So you’ve been injured at work. You file for workers’ compensation, and you receive a doctor appointed by the insurance company. You’re thinking, “Great! My workers’ compensation process is going smoothly so far!” But then you notice the address of your doctor. They live in Raleigh, and you live in Wilmington. That’s a solid two-hour drive away, possibly longer if there’s a lot of traffic (and let’s face it, there’s probably going to be traffic). Are they allowed to do that? Do you have to see this doctor?

Here’s the thing: The workers’ compensation carrier is allowed to appoint whichever doctor they see fit; however, there are a couple of steps you can take to make this process less of a hassle.

  1. You can request to see a different doctor. If you appeal to your employer and their insurance company, they may choose to change doctors. If that fails, you can then appeal to the Industrial Commission. They will take your case into consideration and decide whether or not to allow you to change doctors.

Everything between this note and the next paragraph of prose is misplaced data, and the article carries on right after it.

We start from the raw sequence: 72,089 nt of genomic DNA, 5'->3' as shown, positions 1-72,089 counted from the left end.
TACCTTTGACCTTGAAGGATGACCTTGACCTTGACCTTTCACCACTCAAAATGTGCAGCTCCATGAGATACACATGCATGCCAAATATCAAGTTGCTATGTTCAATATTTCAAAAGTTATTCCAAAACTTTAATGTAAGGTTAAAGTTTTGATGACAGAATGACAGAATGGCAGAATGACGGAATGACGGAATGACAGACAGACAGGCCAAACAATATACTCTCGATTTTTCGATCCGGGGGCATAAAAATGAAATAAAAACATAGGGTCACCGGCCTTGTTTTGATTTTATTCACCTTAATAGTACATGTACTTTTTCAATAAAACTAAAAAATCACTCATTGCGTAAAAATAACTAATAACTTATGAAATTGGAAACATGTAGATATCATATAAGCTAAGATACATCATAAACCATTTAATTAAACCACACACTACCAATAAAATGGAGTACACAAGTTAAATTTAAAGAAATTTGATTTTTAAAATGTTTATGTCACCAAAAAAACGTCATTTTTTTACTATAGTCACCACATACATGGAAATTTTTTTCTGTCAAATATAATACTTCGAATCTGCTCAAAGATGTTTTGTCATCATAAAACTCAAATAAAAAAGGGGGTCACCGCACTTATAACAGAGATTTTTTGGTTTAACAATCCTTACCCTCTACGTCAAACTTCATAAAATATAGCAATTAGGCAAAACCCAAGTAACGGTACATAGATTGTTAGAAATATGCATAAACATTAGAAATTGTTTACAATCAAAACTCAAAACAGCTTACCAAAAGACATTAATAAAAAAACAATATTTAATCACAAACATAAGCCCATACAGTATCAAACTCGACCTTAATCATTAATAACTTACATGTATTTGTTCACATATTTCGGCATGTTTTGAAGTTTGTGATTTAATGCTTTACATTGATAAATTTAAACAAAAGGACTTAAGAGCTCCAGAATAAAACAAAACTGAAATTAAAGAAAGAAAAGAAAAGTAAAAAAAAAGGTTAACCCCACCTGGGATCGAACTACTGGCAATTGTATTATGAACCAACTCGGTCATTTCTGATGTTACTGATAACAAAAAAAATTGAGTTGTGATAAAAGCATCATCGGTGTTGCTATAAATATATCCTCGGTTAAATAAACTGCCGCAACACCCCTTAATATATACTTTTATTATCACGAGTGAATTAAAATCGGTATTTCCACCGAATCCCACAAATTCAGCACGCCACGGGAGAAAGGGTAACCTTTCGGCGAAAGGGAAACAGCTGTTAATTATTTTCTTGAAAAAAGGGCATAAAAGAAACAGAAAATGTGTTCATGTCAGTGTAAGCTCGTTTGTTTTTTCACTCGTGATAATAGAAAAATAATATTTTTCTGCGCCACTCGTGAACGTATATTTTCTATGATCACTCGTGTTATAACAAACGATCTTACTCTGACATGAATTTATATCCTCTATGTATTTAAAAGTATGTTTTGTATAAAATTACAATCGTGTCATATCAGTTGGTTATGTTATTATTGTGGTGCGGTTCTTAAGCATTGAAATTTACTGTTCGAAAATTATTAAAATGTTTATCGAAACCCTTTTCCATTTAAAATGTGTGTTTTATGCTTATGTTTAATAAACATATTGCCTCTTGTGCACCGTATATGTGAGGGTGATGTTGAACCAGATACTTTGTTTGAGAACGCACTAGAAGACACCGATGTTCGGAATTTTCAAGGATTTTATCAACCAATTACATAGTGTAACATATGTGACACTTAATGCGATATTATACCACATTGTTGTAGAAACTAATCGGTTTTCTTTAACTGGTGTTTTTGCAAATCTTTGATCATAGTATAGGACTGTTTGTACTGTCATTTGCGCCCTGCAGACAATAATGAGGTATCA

2. You can seek reimbursement for travel expenses. In some cases, you may have to travel a great distance in order to seek the best care for your injury. In this case, it’s good to know that if you travel more than 20 miles round trip to visit your doctor, you can be reimbursed at a rate of 54 cents per mile. (These rates differ year-by-year. Be sure to find out the rate for the year in which you traveled).


Don’t let the insurance company push you around. If you’re appointed a doctor who lives far away, make sure you are taking the proper steps to receive reimbursement or to be assigned a doctor who is closer. Working with an experienced attorney can help make sure you’re on the right track and that someone is on your side fighting for your rights.

If you’re appointed a doctor whose office is far away from you, there are steps you can take to ensure that your doctor is reassigned or that you’re being reimbursed. Talk to an experienced attorney at Oxner + Permar for a free consultation.